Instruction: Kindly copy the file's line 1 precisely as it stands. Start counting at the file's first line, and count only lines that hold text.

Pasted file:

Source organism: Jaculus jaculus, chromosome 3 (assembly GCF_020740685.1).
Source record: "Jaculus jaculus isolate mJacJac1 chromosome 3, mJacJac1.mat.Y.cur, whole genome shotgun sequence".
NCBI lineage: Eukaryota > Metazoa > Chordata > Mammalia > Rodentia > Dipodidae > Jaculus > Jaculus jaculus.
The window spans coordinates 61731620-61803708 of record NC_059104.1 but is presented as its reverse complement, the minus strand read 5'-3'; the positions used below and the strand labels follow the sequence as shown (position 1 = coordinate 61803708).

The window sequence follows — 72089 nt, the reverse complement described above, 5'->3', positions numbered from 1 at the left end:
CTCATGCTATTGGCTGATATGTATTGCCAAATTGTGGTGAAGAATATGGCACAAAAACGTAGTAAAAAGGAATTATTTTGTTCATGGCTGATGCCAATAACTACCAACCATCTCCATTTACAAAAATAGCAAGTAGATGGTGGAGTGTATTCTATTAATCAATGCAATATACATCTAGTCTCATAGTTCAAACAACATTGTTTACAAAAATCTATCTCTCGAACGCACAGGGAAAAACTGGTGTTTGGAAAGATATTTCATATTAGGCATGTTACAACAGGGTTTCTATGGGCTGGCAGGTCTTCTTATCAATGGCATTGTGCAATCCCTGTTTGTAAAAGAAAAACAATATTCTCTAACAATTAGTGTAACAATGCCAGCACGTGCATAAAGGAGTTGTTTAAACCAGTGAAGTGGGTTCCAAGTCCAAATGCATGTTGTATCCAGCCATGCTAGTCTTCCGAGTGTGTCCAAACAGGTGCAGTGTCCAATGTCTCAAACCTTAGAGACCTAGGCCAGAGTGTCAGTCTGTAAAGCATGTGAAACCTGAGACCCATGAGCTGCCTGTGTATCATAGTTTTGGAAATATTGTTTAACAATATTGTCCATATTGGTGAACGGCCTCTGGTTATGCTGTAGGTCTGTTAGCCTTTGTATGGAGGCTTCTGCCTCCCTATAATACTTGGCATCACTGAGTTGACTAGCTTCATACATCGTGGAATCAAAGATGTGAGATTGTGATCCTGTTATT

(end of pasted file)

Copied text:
Source organism: Jaculus jaculus, chromosome 3 (assembly GCF_020740685.1).